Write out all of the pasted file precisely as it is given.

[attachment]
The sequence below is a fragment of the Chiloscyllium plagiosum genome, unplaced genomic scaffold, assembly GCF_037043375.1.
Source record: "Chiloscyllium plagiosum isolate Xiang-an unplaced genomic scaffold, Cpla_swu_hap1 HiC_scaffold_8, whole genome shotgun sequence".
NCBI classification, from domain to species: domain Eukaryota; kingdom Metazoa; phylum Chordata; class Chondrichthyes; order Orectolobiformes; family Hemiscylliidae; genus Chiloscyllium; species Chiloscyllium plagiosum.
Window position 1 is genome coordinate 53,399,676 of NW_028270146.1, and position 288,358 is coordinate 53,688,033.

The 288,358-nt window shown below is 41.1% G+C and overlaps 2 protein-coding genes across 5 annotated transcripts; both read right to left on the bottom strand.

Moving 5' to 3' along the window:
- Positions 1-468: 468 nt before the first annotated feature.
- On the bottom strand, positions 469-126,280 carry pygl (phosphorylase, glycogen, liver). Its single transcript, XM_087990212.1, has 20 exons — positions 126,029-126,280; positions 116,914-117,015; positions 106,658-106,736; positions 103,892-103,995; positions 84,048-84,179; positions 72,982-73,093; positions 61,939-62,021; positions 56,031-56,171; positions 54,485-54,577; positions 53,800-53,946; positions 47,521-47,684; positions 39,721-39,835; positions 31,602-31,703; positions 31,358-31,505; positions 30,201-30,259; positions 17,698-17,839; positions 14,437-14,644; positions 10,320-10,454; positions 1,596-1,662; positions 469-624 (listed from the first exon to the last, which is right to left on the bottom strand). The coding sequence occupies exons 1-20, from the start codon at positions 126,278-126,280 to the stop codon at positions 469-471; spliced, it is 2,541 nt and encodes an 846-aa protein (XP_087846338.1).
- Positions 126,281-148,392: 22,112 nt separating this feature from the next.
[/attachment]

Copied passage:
The sequence below is a fragment of the Chiloscyllium plagiosum genome, unplaced genomic scaffold, assembly GCF_037043375.1.
Source record: "Chiloscyllium plagiosum isolate Xiang-an unplaced genomic scaffold, Cpla_swu_hap1 HiC_scaffold_8, whole genome shotgun sequence".
NCBI classification, from domain to species: domain Eukaryota; kingdom Metazoa; phylum Chordata; class Chondrichthyes; order Orectolobiformes; family Hemiscylliidae; genus Chiloscyllium; species Chiloscyllium plagiosum.
Window position 1 is genome coordinate 53,399,676 of NW_028270146.1, and position 288,358 is coordinate 53,688,033.

The 288,358-nt window shown below is 41.1% G+C and overlaps 2 protein-coding genes across 5 annotated transcripts; both read right to left on the bottom strand.

Moving 5' to 3' along the window:
- Positions 1-468: 468 nt before the first annotated feature.
- On the bottom strand, positions 469-126,280 carry pygl (phosphorylase, glycogen, liver). Its single transcript, XM_087990212.1, has 20 exons — positions 126,029-126,280; positions 116,914-117,015; positions 106,658-106,736; positions 103,892-103,995; positions 84,048-84,179; positions 72,982-73,093; positions 61,939-62,021; positions 56,031-56,171; positions 54,485-54,577; positions 53,800-53,946; positions 47,521-47,684; positions 39,721-39,835; positions 31,602-31,703; positions 31,358-31,505; positions 30,201-30,259; positions 17,698-17,839; positions 14,437-14,644; positions 10,320-10,454; positions 1,596-1,662; positions 469-624 (listed from the first exon to the last, which is right to left on the bottom strand). The coding sequence occupies exons 1-20, from the start codon at positions 126,278-126,280 to the stop codon at positions 469-471; spliced, it is 2,541 nt and encodes an 846-aa protein (XP_087846338.1).
- Positions 126,281-148,392: 22,112 nt separating this feature from the next.